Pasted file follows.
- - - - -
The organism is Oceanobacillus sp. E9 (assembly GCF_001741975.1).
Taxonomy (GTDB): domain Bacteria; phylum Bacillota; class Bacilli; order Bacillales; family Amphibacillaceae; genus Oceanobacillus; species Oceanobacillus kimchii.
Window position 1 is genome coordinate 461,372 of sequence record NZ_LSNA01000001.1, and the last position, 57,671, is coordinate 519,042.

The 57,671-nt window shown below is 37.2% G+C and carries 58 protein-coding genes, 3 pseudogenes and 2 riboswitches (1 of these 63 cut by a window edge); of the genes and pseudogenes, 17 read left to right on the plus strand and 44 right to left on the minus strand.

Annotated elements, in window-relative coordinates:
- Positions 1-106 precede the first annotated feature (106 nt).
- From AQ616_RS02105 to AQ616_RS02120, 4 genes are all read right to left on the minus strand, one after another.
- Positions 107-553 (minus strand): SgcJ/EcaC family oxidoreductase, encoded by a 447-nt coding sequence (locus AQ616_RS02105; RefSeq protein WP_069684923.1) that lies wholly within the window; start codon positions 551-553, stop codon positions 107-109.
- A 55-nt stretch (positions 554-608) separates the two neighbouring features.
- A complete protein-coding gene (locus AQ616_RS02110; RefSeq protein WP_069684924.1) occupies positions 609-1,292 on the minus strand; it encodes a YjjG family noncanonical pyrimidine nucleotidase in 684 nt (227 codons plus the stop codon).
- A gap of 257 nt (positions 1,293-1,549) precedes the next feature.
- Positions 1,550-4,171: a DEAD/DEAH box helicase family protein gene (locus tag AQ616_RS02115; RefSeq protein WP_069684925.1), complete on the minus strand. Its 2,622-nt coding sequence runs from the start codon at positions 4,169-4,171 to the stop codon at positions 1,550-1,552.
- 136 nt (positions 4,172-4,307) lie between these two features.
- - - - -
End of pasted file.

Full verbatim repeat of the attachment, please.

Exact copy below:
The organism is Oceanobacillus sp. E9 (assembly GCF_001741975.1).
Taxonomy (GTDB): domain Bacteria; phylum Bacillota; class Bacilli; order Bacillales; family Amphibacillaceae; genus Oceanobacillus; species Oceanobacillus kimchii.
Window position 1 is genome coordinate 461,372 of sequence record NZ_LSNA01000001.1, and the last position, 57,671, is coordinate 519,042.

The 57,671-nt window shown below is 37.2% G+C and carries 58 protein-coding genes, 3 pseudogenes and 2 riboswitches (1 of these 63 cut by a window edge); of the genes and pseudogenes, 17 read left to right on the plus strand and 44 right to left on the minus strand.

Annotated elements, in window-relative coordinates:
- Positions 1-106 precede the first annotated feature (106 nt).
- From AQ616_RS02105 to AQ616_RS02120, 4 genes are all read right to left on the minus strand, one after another.
- Positions 107-553 (minus strand): SgcJ/EcaC family oxidoreductase, encoded by a 447-nt coding sequence (locus AQ616_RS02105; RefSeq protein WP_069684923.1) that lies wholly within the window; start codon positions 551-553, stop codon positions 107-109.
- A 55-nt stretch (positions 554-608) separates the two neighbouring features.
- A complete protein-coding gene (locus AQ616_RS02110; RefSeq protein WP_069684924.1) occupies positions 609-1,292 on the minus strand; it encodes a YjjG family noncanonical pyrimidine nucleotidase in 684 nt (227 codons plus the stop codon).
- A gap of 257 nt (positions 1,293-1,549) precedes the next feature.
- Positions 1,550-4,171: a DEAD/DEAH box helicase family protein gene (locus tag AQ616_RS02115; RefSeq protein WP_069684925.1), complete on the minus strand. Its 2,622-nt coding sequence runs from the start codon at positions 4,169-4,171 to the stop codon at positions 1,550-1,552.
- 136 nt (positions 4,172-4,307) lie between these two features.